Green’s Dictionary of Slang

damned adj.

also damb’d, dam’d, demmed, domned

1. a strong expression of reprehension or dislike; thus damnedest [the ‘Damned Crew’ (cite 1610) were a specific gang of violent aristocratic rowdies].

[UK]‘I.T.’ Grim The Collier of Croydon III i: Damned Strumpets, Authors of this woe.
[UK]Shakespeare Comedy of Errors IV iv: Dissembling harlot! thou art false in all; And art confederate with a damned pack To make a loathsome abject scorn of me.
[UK]J. Day Blind Beggar of Bednall-Green Act III: This damb’d perpetual Rogue Swash, has kept me here in little ease of the bare ground. [Ibid.] IV: Surely it is a damn’d Magicion.
[UK]Rowlands Martin Mark-all 15: You are acquainted with all the damned Crew about the City.
[UK]J. Taylor Laugh and Be Fat 43: And such are you you damn’d Tartarian whelps.
[UK]Middleton Women Beware Women II ii: Y’are a damned bawd!
[UK]R. Brome Sparagus Garden IV iv: O damn’d old counterfeit.
[UK]W. Cartwright Ordinary IV i: Hell!—Death!—Damn’d luck!
[UK]T. Killigrew Parson’s Wedding (1664) V iv: I find our plot’s betrayed [...] ’Tis that damned captain has informed.
[UK]Dryden Wild Gallant IV i: If ever man play’d with such cursed fortune, I’ll be hanged, and all for want of this damned ace.
[UK]Etherege Man of Mode II i: Dissembler, damned dissembler!
[UK]Behn Rover III i: Wou’d I cou’d met with some true damn’d Gipsie, that I might know my Fortune.
[UK] ‘Song of the Wives’ in Wilson Court Satires of the Restoration (1976) 113: Mary Gerrard does stare, / And fain would prefer / Her ugly damned carcass, but none would have her.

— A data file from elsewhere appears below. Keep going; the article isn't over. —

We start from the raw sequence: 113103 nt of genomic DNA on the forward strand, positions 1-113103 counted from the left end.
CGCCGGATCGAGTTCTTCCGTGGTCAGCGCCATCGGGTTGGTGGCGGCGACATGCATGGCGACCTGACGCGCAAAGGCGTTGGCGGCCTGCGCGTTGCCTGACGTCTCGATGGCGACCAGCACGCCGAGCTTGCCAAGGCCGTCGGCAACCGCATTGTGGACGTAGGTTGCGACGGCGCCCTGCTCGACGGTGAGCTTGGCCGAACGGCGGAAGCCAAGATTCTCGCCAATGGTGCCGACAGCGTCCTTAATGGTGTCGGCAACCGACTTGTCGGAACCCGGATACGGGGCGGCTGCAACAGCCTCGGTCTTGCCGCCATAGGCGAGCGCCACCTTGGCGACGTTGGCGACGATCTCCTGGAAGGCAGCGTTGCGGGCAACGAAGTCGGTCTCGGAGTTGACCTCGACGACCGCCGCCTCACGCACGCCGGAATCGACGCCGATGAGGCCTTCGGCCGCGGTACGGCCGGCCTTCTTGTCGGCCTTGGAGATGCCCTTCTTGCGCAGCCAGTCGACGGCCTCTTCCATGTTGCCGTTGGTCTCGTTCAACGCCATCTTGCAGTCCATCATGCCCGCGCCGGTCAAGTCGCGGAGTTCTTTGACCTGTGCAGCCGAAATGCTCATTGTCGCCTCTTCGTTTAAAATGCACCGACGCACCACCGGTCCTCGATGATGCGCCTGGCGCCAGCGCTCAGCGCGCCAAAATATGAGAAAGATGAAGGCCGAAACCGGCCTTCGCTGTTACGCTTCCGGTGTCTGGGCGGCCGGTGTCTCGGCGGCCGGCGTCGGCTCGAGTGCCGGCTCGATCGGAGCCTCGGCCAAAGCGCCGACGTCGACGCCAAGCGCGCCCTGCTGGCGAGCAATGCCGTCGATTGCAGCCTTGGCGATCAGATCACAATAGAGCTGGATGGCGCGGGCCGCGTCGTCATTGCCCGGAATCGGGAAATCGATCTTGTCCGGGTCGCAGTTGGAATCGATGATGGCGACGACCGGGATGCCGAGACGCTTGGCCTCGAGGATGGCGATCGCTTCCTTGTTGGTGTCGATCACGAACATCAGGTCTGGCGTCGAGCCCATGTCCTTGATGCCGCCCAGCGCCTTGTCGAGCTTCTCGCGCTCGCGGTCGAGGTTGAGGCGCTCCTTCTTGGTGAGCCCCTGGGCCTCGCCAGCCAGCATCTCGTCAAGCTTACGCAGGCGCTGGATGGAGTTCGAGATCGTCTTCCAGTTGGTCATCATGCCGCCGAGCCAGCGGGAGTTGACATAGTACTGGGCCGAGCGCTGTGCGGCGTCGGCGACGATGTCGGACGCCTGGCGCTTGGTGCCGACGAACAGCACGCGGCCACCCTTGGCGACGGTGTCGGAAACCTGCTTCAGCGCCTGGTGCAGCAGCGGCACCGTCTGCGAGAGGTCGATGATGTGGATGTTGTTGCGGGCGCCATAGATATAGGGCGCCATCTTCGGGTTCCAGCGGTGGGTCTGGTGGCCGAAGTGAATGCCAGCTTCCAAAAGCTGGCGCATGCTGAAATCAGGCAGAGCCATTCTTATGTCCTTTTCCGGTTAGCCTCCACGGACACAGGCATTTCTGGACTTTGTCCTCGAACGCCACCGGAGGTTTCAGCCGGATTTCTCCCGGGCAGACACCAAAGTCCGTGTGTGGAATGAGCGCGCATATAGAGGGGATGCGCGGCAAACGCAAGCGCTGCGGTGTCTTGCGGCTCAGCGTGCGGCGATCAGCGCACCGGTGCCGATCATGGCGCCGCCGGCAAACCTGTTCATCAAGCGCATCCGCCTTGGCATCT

[UK]Character of the Beaux 16: Damme, here’s a dam’d Play.
[UK]W. King York Spy 10: Will Winker hit me such a Damn’d bang.
[UK]C. Walker Authentick Memoirs of Sally Salisbury 33: You Damn’d Confounded Pocky Whore.
[UK]Newcastle Courant 26 May 3/3: On Mrs D-m-d’s Preaching [...] Boys come running with their Breeches down, Thus Quaking Crowds to D-m-d lending Ear [...] She thunders out [...] As loud and senseless as a lowing cow.
[UK]Low Life Above Stairs II i: It is a damn’d Thing that a Man of my Quality should be taken in so grossly, by a Pack of scoundrel Sharpers.
[UK]Sheridan Rivals (1776) II i: Pray Mr. – what’s his d---d name?
[UK]Sheffield Register 9 Feb. 4/2: Ambo. How are the Turks? Uproar. Damn’d mad.
[UK]Bridges Burlesque Homer (4th edn) II 164: Though your old cuckold-pated whlep, / By that damn’d brim Minerva’s help, / Did win this match.
[UK] ‘A Post under Government’ Jovial Songster 92: Says my Lord, that dam’d bell is as loud as the thunder.
[UK]W. Scott Heart of Mid-Lothian (1883) 175: I’ll take some measures with this d----d Bess of Bedlam.
[UK]‘Secrets Revealed’ in C. Hindley Curiosities of Street Lit. (1871) 21: King Ludgate’s Hill --- I think the dem’med name of the place is called.
[UK] ‘Ye Rakehells So Jolly’ Swell!!! or, Slap-Up Chaunter 26: Without those d---d tricks, French brandy to mix, / But genuine – neat as imported.
[US]R.M. Bird Nick of the Woods III 77: This same sodger younker [...] has been butchering Shawnees there, aye, and in this d---d town too.
[UK]D. Boucicault London Assurance in London Assurance and other Victorian Comedies Act IV: It was all that damned brandy punch on top of the burgundy. What a fool I was!
[Ire]S. Lover Handy Andy 14: They are destroying the place with their d---d improvements.
[US] ‘Jumping Over a Bear’ Spirit of the Times 30 Dec. (N.Y.) 535: ‘D--n you,’ said he, ‘I don’t see anything so d---d funny to laugh at’.
[Aus]Bell’s Life in Sydney 25 Feb. 2/6: Dem the fellow [...] demmed nuisance.
[US]M. Griffith Autobiog. of a Female Slave 138: As you treed dat ar’ d----d nigger-wench, you desarves a drap or so.